In this postmodern, post-macho era, you’re not supposed to have heroes – to the point that most modern kids’ heroes are lame (Ash in Pokemon, Mickey Mouse, Mario, Ben 10, dare I say Harry Potter for most of the books?). Who now doesn’t honestly prefer antiheroes like Team Rocket, Bugs Bunny, Wario, Kevin 11, Voldemort?
Well, I don’t care much for trends: my #1 historian hero is Lynn Thorndike. Hence, as a Voynich manuscript researcher, I always wanted to know what he thought of this troublesome artefact: and while trawling through his (1929) “Science & Thought in the Fifteenth Century” in 2008 was delighted to discover that Thorndike thought Newbold’s claimed decryption was, frankly, nonsense.
But now I can go one better: on the Roger Bacon wikipedia page, someone recently edited in a link to a 1929 review Thorndike wrote in American Historical Review Vol. 34, No. 2 (Jan., 1929), pp. 317-319 on JSTOR. Oooh, I tell ya, that Mr Thorndike didn’t think that his late friend Professor Newbold would have wanted to see his notes published like that; and he wasn’t at all impressed that it went out under the august auspices of the University of Pennsylvania.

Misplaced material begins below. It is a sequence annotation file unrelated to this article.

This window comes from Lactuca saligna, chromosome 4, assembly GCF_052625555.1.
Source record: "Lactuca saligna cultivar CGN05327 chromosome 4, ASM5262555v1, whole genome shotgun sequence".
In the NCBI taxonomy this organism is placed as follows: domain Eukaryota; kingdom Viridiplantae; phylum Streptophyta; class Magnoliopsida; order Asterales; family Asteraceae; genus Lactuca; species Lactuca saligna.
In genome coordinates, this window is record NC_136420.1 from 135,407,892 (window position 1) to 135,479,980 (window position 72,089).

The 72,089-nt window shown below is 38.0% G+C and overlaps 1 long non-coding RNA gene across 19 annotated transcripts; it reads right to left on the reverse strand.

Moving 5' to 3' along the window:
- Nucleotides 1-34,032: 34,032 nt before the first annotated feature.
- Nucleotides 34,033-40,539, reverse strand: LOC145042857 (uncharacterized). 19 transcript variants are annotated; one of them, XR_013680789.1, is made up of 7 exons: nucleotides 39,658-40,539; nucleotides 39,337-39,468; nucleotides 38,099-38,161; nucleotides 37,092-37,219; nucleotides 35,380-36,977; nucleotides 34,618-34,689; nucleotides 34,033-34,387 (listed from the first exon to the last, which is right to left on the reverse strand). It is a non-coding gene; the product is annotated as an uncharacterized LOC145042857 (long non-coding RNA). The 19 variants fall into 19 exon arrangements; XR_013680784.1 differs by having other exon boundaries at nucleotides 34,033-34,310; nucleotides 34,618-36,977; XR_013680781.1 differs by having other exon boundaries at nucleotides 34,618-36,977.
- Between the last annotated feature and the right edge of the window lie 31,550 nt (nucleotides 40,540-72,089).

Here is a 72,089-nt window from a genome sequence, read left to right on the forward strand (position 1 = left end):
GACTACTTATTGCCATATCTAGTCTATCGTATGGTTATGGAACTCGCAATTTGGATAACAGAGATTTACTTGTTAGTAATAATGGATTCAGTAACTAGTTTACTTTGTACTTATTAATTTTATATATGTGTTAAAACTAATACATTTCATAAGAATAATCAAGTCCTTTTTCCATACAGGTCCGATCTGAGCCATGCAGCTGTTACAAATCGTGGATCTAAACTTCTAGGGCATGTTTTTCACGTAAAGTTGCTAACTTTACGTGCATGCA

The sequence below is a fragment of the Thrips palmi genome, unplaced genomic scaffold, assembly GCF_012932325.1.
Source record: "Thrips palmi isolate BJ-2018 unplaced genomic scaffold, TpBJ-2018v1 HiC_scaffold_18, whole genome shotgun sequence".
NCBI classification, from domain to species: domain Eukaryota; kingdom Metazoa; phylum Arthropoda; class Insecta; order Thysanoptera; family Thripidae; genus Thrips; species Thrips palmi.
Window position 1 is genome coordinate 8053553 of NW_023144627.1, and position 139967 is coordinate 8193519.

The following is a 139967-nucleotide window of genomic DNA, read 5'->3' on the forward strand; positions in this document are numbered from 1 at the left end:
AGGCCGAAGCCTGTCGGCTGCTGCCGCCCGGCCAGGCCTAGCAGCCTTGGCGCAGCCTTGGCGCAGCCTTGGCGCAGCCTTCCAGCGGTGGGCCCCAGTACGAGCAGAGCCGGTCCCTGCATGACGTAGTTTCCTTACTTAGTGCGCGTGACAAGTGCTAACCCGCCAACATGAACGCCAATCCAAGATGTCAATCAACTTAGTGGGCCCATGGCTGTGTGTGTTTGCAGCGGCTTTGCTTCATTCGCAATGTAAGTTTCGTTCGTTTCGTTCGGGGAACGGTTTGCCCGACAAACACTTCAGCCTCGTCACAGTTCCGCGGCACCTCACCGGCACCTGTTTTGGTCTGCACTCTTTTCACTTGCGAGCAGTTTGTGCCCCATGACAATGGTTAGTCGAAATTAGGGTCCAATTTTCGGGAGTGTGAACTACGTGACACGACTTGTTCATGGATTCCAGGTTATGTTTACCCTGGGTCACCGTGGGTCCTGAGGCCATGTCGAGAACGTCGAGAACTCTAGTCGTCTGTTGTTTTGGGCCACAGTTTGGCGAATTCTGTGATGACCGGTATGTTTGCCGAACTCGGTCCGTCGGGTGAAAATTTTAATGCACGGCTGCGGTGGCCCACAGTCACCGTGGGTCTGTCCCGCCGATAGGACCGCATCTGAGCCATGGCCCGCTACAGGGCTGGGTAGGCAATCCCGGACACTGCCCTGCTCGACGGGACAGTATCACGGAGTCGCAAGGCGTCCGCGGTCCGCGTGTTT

You also get a sense of Thorndike’s frustration at constantly being asked his opinion on “an anonymous manuscript of dubious value”. If I had stepped out of the Tardis to ask him about the Voynich Manuscript circa 1929, he might very well have grouchily punched my lights out.
“I should like to be able to force every one who asks me my opinion of the Voynich manuscript to read [Newbold's] book from cover to cover. I think it will either kill or cure.”
Even though Thorndike’s review doesn’t go so far as to offer his own opinion, he does ironically predict the whole sad demented future of Voynich research, for which we should perhaps be grateful:-
“I would offer the ironic suggestion that the illegible writing is only a blind, and the the pictures should be interpreted symbolically, were I not afraid that some self-constituted successor to Newbold would take the suggestion seriously.”
Now ain’t that the truth, brothers and sisters of the faith? Oh, well! *sigh*